Wednesday, February 18, 2009

Terminology, and why it matters....

I watch The NewsHour with Jim Lehrer many nights for several reasons: the analysis is generally more thoughtful, and individual segments are longer, providing more context. There is a distinct leftist bent to the coverage, but it's not the shallow and superficial coverage available from the so-called broadcast networks or the shrill shoutfest at cable outlets such as MSNBC or CNN.

I had a few minutes, earlier this evening, to send a short note to the folks at The NewsHour with Jim Lehrer, which I'll share here:

Selection of terminology is important to clearly and concisely explain complex subjects, such as the economic situation facing our country (and the world). I'm bothered by a selection of terminology that obscures, intentionally or not, the source of the treasure that will be spent. For instance, one of tonight's stories has the following lede on your web site:

"Nine weeks after automakers made their first plea to Congress for emergency aid, General Motors and Chrysler submitted new restructuring strategies and requests for additional federal funds that could bring the government's total tab to $39 billion."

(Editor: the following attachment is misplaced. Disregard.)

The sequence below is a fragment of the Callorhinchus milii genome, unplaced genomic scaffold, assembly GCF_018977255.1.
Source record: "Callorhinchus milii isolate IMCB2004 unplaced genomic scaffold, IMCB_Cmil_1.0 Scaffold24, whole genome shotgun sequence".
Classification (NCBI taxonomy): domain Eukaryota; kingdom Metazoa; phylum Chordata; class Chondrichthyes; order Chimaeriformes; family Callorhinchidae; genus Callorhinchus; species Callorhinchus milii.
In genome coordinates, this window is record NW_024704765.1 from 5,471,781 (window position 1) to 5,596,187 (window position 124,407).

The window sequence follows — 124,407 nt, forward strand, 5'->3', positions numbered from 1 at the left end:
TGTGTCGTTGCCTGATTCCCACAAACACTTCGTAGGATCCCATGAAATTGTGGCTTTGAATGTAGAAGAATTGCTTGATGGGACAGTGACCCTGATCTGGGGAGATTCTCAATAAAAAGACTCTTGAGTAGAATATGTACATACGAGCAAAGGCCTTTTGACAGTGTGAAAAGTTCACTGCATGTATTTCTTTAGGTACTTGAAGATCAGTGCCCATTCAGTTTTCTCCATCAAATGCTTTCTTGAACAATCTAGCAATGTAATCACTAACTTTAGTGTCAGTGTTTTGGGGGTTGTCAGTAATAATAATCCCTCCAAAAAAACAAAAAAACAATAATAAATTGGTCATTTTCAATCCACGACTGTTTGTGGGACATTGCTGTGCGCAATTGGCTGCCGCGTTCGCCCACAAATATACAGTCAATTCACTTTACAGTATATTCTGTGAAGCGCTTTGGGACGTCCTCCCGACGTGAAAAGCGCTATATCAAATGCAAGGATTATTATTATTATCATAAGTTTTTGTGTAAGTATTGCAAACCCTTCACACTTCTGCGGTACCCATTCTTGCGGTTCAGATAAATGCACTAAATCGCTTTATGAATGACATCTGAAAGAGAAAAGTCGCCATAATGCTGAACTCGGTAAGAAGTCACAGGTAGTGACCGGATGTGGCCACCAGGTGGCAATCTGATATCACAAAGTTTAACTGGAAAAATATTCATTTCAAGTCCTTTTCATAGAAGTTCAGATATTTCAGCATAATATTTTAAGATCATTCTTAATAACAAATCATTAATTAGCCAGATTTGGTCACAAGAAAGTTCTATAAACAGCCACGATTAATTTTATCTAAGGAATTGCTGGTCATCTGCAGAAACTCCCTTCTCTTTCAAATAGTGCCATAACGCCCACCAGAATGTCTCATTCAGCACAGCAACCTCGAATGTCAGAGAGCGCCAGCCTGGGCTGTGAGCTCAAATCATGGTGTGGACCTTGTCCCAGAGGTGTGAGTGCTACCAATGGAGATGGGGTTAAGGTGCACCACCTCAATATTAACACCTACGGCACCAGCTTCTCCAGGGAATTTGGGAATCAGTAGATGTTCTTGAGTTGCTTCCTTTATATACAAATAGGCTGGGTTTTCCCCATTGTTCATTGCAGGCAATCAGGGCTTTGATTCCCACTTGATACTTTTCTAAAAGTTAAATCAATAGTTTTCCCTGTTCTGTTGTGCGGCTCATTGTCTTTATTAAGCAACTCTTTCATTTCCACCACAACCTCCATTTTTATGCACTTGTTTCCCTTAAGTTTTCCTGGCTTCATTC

Use of the term "federal funds" obscures the fact that funding will come from two sources: taxpayers and bondholders. While bondholders are important, and have a critical stake in the problem, taxpayers will bear the full brunt of any decisions made to "stimulate" the economy. Additionally, the phrase "government's total tab" can easily be interpreted by inattentive citizens as being somehow different from "taxpayer's total tab". Using the more accurate phrase will help avoid misinterpretation, and continue to remind taxpayers that they (and not "the government") are picking up the tab here, and are accountable for the decisions made by their elected representatives.

By the way, "bailing out" General Motors and Chrysler is a bad economics and bad public policy. It was a bad idea in December, and it's a bad idea now. Taxpayer intervention in market forces that are trying to establish the fair value of these companies will postpone (and increase the cost) of the inevitable.

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